Σάββατο, 21 Σεπτεμβρίου 2013

The Glass-Dad







The hardest part about losing your dad is when your mom just can’t be a grown up about it. It’s even worse when she tries to replace him.

I look at the glass-dad with the transparent head sitting on the kitchen table and I daren’t even come in so I can get my cereal. My belly’s rumbling as I look at the waffles going cold on the table, but I won’t touch them, because I know that its microscopic camera-lens eyes are looking at them.


My dad used to tell me (before the chemo started going all wrong and he got all spindly, like a scarecrow) how I shouldn’t be a baby anymore. How I shouldn’t cry when I scraped my knee or when I got into a fight with my little sister. He’d told me that men don’t cry and that if anything, anything, happened to him, I’d be the man of the house.

He’d mumble that when he was in the hospital bed, with tubes stuck in his nostrils and into his arm. “You look like a cyborg, dad” I told him and he laughed so hard he spat blood. Mom never tried to make him laugh. She only stood there, looming above him at the head of the bed, praying to God he’d make it through because, as it turned out, she wasn’t much good without him.

The glass-dad sitting in the living room couch, across the TV, with a plexiglass limb stretched out across our mom’s shoulders, the chug and whirr of its mechanisms lost under the blare of late-night TV is nothing like my dad, not even when he was wasting away in that hospital bed.

I don’t think I and my sister cried too hard when dad died, six months later. He was just a bag of bones by then. A bag of bones that cried and vomited and sometimes grasped my mom’s hands as she brought them together in prayer and wheezed out a short “Shut up for a second Margie, will you? Please?” I hate to admit it, but I was kind of relieved when the EKG stopped thumping and replaced its metronome call with a steady, shrill beeeep.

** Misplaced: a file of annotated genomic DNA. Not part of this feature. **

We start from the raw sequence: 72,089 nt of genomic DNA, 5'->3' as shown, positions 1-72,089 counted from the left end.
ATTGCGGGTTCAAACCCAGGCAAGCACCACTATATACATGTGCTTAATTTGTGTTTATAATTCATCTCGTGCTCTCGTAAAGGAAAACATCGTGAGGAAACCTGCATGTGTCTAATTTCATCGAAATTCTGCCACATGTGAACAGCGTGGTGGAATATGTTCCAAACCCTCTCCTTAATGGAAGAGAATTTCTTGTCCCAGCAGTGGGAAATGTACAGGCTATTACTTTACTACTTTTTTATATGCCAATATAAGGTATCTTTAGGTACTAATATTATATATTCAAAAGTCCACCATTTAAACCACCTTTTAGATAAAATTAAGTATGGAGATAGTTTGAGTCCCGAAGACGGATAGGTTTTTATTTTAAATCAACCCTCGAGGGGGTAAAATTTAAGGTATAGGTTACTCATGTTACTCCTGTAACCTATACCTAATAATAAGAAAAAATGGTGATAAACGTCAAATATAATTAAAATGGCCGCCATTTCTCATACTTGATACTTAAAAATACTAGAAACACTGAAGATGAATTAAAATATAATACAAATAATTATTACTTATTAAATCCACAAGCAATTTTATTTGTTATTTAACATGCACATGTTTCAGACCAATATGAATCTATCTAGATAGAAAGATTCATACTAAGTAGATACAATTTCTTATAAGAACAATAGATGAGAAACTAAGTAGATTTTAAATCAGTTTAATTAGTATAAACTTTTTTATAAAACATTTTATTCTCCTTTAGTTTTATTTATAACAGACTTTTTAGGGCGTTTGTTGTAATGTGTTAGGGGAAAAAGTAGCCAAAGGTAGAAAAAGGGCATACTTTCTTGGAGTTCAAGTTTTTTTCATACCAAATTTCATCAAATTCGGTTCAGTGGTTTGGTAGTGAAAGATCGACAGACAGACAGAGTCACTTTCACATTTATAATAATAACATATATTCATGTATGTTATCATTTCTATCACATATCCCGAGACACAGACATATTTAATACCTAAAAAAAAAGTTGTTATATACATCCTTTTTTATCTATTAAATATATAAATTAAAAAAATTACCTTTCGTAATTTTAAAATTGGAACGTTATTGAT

We wept for him when he went into the ground, but it was my mom who held on to the coffin, who cried and almost kicked the lid open, screaming “Please, no! No, no no!” to the undertakers, as if dad’s death had been a clerical error, some mistake that could have just been fixed if someone in authority just popped open the lid and took a long look. It broke my sister’s heart and mine to see her like that.

The grown-ups didn’t say a word, of course.

I hear the creaking of the floorboards in the bedroom and my sister’s crying in the bed next to me. I think of birds and bees with see-through wings, buzzing around tinfoil flowers and I won’t stop crying.

Mom couldn’t even get out of the house when she finally realized that dad was gone. She couldn’t pay the bills, barely made it out of bed or even across the street. She’d only mumble ‘Thank you’s and ‘I miss him too’s on the phone that never stopped ringing. A ton of people missed dad, apparently. We didn’t see any of them up close after the funeral.

Mom just brought the glass-dad home away and looked at us with a look that said “I just couldn’t make it on my own”.

Mom didn’t warn us about the glass-dad. She didn’t sit us across the table or shut off the TV on Saturday morning to tell us “Kids, I loved your father so, so much and I can’t live without him, so I’m getting a replacement.”

The glass-dad didn’t even flinch, when I took a hammer from dad’s shed and smashed it at the back of its head. There was only a moment of silence, as the thing’s mechanism’s stopped, assessed the damage and decided to ignore the hairline fracture in the back of its skull. 

“I can’t stay here anymore. Not with that thing around” my sister whispered to me as we lay in our beds in the middle of the night, crying our eyes out while the upstairs floorboards kept their rhythmic creaking. It was the last thing she ever said to me.

I poured lighter fluid all over it, the day they found my sister three blocks down, run over by some drunk driver. I set the glass-dad on fire but it just hissed and cooled down until it frosted over, quenching the flames. It didn’t even acknowledge me.

Mom didn’t cry as hard at my sister’s funeral. The grown-ups didn’t say a single word about the transparent thing that held my mother as they buried the tiny little oak box with the glass lid.

I left the house that night, ran as far as my legs would take me. When I woke up, I was in my bed. Mom and the glass-dad had found me and brought me back, without a word. I ran away again, then again, every day for an entire month. When I woke up one day and I wasn’t in my bed, I knew that no-one was coming to get me.

I tried to sneak back into the house a week later, almost starving. I saw the glass-dad looking out at me from the living-room window, with Mom watching TV on the couch. I turned then and ran, its camera-lens eyes following me all the way down the street.

I ran untilk my legs could no longer carry me, until I collapsed on the street and I could still feel its eyes on my back, watching me.


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